In case you needed the reminder, sleep is not a luxury, it is a biological necessity. And while you may have made it this far in your adult life by routinely sacrificing sleep for more interesting endeavors, it doesn’t work that way for babies. Critical development is underway while baby is asleep, from tissue repair to the formation of new brain synapses. That doesn’t mean it’s always easy to get your baby to fall asleep, or to stay asleep, even when baby needs it most. Hannah Peterson a pediatric nurse and the owner and operator of Dream Baby Sleep Consulting breaks down what kind of sleep to expect from your baby at 2-years-old.
READ MORE: The Fatherly Guide to Sleep
Busy Days Equal Longer Nights
Depending on how busy your two-year-old’s day has been, you can expect them to sleep about 11-11.5 hours per night.
Naps Have More Variability
One nap a day is the ideal number at this age, but when those naps happen, and for how long, can be somewhat flexible. Is baby at home? Are they at day care? These and other considerations will determine the best nap time. In general, plan for a 1-2 hour nap.
Vocabulary Comes into Play
Once baby turns two, their vocabulary starts rapidly developing and they are more engaged in verbal communication. Peterson recommends finding ways to enable the time and space for them to practice her communication skills during the day, and going out of your way to embrace her emerging vocabulary during the wind-down before bed. Your child will have an easier time falling asleep if her verbalization needs have been met.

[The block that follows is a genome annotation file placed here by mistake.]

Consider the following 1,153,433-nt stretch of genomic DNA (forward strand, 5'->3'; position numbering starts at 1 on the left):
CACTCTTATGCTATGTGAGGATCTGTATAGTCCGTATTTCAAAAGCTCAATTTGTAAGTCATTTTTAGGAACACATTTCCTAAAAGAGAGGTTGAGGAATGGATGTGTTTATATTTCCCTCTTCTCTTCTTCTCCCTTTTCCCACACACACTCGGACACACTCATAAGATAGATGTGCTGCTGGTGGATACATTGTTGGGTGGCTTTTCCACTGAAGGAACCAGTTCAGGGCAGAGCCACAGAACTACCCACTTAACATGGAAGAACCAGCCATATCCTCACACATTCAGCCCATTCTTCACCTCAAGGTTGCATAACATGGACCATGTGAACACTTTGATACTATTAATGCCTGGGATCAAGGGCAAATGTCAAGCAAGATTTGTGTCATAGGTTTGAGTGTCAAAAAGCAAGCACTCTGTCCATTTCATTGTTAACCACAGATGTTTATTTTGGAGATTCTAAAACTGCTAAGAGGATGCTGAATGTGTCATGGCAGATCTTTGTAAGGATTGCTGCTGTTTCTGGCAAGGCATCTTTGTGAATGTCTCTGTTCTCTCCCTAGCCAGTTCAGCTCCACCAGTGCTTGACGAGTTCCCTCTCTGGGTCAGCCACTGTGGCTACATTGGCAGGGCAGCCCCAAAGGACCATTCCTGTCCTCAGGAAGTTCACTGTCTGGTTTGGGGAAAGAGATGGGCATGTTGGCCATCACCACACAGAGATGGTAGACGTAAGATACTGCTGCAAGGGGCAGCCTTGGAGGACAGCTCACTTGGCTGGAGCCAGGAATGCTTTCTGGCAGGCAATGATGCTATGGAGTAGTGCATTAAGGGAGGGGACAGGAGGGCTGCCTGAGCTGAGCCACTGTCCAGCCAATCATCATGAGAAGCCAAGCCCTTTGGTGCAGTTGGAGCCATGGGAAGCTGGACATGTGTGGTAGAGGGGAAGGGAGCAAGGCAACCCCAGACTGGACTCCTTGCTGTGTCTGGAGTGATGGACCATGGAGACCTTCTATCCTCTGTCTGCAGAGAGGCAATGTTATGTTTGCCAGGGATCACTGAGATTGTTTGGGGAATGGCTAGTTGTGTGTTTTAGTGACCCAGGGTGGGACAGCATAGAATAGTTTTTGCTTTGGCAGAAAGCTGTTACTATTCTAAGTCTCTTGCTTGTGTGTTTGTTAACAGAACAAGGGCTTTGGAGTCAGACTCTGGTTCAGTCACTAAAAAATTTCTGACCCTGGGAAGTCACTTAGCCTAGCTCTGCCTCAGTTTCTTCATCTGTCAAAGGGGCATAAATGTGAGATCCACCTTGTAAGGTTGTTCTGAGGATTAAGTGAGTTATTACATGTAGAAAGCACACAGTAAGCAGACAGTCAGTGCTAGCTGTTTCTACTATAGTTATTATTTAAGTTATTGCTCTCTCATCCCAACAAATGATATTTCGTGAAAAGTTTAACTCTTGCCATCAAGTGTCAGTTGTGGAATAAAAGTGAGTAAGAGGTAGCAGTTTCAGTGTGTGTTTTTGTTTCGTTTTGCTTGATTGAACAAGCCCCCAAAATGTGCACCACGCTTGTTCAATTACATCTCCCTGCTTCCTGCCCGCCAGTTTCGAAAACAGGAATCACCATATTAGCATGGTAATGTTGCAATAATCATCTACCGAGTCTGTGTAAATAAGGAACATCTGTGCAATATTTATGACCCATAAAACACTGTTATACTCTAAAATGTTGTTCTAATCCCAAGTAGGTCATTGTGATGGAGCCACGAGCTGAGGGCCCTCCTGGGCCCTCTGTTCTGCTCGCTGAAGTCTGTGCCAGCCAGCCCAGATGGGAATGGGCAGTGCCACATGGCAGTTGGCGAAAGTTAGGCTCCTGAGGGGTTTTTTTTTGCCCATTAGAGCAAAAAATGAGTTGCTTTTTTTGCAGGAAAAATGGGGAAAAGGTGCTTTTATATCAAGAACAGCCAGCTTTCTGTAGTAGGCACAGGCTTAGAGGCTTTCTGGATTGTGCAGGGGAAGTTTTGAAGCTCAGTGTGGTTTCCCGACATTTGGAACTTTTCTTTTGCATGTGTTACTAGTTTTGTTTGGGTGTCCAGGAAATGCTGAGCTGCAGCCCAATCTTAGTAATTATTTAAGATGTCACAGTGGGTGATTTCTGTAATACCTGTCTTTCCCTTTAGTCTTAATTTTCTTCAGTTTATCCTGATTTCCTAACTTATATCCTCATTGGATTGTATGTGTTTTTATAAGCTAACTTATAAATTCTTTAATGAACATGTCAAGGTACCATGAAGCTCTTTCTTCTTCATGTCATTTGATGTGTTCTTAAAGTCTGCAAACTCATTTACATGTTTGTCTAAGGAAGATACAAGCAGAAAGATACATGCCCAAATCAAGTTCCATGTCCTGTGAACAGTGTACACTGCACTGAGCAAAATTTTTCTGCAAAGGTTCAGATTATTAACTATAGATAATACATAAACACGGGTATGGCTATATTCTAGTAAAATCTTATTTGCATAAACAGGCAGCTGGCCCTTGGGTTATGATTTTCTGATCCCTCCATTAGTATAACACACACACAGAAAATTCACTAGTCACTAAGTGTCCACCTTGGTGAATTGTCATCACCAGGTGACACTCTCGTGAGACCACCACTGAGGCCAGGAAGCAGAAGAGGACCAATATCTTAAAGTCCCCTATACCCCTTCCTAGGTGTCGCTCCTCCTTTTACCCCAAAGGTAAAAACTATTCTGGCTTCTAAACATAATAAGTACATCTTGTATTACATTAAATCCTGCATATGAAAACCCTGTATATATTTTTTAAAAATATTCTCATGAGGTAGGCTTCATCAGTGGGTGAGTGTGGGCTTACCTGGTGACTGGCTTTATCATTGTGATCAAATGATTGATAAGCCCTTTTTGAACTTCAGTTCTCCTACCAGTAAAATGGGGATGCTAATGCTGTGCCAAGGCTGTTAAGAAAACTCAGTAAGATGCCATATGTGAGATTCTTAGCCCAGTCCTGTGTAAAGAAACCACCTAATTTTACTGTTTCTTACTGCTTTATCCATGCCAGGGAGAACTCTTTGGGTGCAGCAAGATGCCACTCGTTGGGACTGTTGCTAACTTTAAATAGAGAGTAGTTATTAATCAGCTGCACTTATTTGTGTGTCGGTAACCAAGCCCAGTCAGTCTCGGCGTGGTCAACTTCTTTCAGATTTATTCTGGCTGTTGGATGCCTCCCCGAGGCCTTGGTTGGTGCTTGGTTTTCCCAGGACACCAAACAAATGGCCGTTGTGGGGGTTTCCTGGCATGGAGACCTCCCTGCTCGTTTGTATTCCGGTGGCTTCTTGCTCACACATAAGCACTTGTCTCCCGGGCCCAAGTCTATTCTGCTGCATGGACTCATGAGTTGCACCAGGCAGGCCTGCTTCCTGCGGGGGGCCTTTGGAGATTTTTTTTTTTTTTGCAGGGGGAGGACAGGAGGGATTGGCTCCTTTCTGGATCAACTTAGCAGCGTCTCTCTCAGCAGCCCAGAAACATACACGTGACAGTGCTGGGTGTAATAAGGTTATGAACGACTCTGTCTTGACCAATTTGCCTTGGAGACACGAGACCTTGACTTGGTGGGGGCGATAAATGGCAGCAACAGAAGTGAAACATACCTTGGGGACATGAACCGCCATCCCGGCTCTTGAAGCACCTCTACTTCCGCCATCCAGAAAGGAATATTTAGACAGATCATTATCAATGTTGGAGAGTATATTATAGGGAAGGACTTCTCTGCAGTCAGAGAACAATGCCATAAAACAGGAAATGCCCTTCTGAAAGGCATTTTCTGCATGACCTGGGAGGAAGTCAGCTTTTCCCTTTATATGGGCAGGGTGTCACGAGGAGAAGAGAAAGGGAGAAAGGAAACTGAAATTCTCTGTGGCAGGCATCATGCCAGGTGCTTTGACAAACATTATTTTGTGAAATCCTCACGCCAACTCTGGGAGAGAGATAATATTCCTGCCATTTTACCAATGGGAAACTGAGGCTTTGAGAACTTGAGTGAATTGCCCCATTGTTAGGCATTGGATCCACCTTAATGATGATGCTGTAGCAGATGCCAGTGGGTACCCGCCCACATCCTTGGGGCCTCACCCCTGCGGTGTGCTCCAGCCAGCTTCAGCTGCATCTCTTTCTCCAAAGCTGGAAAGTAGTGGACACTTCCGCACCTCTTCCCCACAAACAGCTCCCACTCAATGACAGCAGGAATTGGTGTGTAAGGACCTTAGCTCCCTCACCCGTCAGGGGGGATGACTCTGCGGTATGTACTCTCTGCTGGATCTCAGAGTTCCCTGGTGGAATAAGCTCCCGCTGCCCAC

Imagination Can Cause Problems at Bedtime
After age two, imagination and fear of the dark can change the dynamics of going to bed. Prepare for this by introducing a nightlight to help baby feel safe and secure in the dark. Peterson says to avoid white and blue, as those colors interfere with the production of melatonin. Instead, choose colors that mimic sunset, like warm orange and soft pink.
Be Clear on Your Expectations for Bedtime and Sleep
From this point forward, your little one will be testing the rules. Be clear on your expectations for bedtime, and then patient when boundaries are pushed. Peterson says to remember that challenging his bedtime is your two-year-old’s way of making sure the world is still a safe place. If the rule about bedtime is the same as last night, that actually helps him settle down a lot easier, and faster. All you really need to do is stay consistent.